REBELutionary

Words

The Purple One: What Prince Taught Us about Music, Masculinity, and Legacy

What Prince Taught Us

I only wanted to see you
Laughing in the purple rain

On April 21st, we lost another icon — a transcendent being made up of stardust and porcelain and purple — who had so much to show us about ourselves. We lost Prince.

As the media begins to piece apart his death with rumors and speculation, it helps to remember the enigmatic vitality in which Prince lived. As a superstar who defied fame and expectation. As a man with a one-of-a-kind voice that effortlessly jumped from baritone to falsetto, who could arguably play any instrument he chose. And as a force that scared us and challenged us and entertained us — mercilessly. 

An artist who truly embodied the word, Prince was ageless and timeless in a way that is rarely seen. Which made his death — at age 57 — all the more shocking.
No matter his personal beliefs or his more confusing moments as an “artist formerly known as…”, Prince was a cultural touchstone for self-acceptance, love, peace. He was a living testament to the fluidity of gender expression and taught us — from the 80s on — that being a “man” doesn’t hinge on one point. In the silk and leather and lace that he donned and in the space that he crafted for his music and his artistic spirit,  Prince gave us freedom of expression. He challenged us in the idea that “there is no one way, and no correct way for a man to dress, to move, to decide what he values, to choose who he loves or where he stands in relation to that person.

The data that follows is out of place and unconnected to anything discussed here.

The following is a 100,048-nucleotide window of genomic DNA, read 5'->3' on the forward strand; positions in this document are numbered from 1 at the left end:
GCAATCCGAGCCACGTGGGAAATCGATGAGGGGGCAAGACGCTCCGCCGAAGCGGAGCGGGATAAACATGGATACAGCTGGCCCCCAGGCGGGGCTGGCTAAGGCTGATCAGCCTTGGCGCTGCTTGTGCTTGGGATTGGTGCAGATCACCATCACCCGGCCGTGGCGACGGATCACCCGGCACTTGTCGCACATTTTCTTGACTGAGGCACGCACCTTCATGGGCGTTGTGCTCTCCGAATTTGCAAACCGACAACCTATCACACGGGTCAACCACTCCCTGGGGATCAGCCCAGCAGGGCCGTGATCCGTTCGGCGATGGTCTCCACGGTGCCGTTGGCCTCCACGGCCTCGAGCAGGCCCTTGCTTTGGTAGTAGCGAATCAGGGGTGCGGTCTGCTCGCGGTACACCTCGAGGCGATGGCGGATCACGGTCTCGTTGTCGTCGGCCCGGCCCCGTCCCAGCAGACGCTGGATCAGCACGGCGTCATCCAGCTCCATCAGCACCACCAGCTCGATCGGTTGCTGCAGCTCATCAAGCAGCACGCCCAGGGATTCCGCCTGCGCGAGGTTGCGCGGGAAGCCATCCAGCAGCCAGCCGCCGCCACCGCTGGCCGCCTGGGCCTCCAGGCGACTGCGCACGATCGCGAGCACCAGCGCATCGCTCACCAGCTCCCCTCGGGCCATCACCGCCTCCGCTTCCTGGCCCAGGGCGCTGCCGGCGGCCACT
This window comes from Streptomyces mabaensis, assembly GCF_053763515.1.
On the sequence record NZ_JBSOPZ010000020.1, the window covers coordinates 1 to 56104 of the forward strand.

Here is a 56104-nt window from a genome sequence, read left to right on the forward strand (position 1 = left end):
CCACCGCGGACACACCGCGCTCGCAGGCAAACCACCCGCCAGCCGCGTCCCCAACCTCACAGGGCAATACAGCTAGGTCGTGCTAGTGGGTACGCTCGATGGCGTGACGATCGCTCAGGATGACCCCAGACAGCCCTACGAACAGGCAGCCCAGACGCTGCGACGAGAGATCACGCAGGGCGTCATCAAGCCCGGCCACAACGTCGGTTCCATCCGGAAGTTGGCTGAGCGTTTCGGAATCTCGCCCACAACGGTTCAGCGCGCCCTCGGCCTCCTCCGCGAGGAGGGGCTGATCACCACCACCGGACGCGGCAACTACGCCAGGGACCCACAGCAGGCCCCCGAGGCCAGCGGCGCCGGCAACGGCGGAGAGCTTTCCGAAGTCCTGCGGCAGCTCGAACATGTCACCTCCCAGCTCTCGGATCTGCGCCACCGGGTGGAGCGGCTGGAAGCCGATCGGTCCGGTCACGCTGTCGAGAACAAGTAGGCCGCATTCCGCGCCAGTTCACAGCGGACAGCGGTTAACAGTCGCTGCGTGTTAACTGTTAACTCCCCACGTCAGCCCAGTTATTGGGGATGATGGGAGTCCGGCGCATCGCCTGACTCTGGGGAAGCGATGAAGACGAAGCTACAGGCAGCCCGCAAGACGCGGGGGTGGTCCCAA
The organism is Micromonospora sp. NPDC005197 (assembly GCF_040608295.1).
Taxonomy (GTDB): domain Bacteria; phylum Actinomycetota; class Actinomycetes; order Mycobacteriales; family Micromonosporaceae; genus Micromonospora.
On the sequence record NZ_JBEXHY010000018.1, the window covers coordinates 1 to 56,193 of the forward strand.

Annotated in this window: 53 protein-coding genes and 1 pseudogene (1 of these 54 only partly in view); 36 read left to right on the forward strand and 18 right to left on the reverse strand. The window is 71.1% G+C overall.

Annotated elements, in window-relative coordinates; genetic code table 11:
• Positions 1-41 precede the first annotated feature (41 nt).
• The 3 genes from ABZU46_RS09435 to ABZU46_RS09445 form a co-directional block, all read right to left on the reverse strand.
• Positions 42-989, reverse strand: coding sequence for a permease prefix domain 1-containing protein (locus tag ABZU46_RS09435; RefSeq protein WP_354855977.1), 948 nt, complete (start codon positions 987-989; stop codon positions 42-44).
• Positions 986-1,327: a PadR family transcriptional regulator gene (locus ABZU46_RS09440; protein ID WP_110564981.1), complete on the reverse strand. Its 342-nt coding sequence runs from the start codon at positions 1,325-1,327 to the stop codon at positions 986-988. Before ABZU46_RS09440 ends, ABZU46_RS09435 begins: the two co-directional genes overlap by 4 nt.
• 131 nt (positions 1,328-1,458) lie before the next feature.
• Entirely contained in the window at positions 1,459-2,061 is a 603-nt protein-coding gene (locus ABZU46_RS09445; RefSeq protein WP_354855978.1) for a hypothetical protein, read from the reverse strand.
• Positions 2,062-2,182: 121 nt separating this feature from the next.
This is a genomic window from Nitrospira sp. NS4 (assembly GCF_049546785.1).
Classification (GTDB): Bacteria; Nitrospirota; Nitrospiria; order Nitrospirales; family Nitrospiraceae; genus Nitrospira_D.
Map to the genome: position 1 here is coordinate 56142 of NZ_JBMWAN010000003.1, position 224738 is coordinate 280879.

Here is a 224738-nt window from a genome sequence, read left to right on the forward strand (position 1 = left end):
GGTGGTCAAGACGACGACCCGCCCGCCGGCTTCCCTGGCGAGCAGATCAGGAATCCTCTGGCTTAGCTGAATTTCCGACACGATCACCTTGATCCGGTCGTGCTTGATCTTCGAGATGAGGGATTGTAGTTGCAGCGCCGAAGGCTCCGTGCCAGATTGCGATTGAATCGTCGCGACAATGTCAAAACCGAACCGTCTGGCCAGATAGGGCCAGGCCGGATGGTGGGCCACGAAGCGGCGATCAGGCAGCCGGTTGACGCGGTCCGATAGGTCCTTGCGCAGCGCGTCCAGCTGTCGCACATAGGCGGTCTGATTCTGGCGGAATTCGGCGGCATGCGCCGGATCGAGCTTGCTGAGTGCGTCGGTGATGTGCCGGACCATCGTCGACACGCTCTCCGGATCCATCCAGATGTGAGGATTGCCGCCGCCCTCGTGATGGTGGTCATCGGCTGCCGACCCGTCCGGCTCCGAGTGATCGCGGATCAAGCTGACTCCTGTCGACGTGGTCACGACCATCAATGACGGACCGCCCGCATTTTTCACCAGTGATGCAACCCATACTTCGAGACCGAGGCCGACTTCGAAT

Whether you like his music or not — whether you like Prince or not — his talent cannot be denied. As leaders, we hunger to leave this kind of legacy. We aim to touch people in this way — that outlasts our mortal selves and reaches unfathomable places. The aura that Prince embodied remains long after his song has ended.

One of the greatest legacies the purple one leaves us with is the knowledge that those who challenge, who defy, who disrupt the normal, the everyday, the status quo are the ones who mean the most to us.

Whether you aim to influence one person or one million, authenticity is what remains in the end. As we think back on Prince, we remember him as an artist who was never afraid to be purely himself.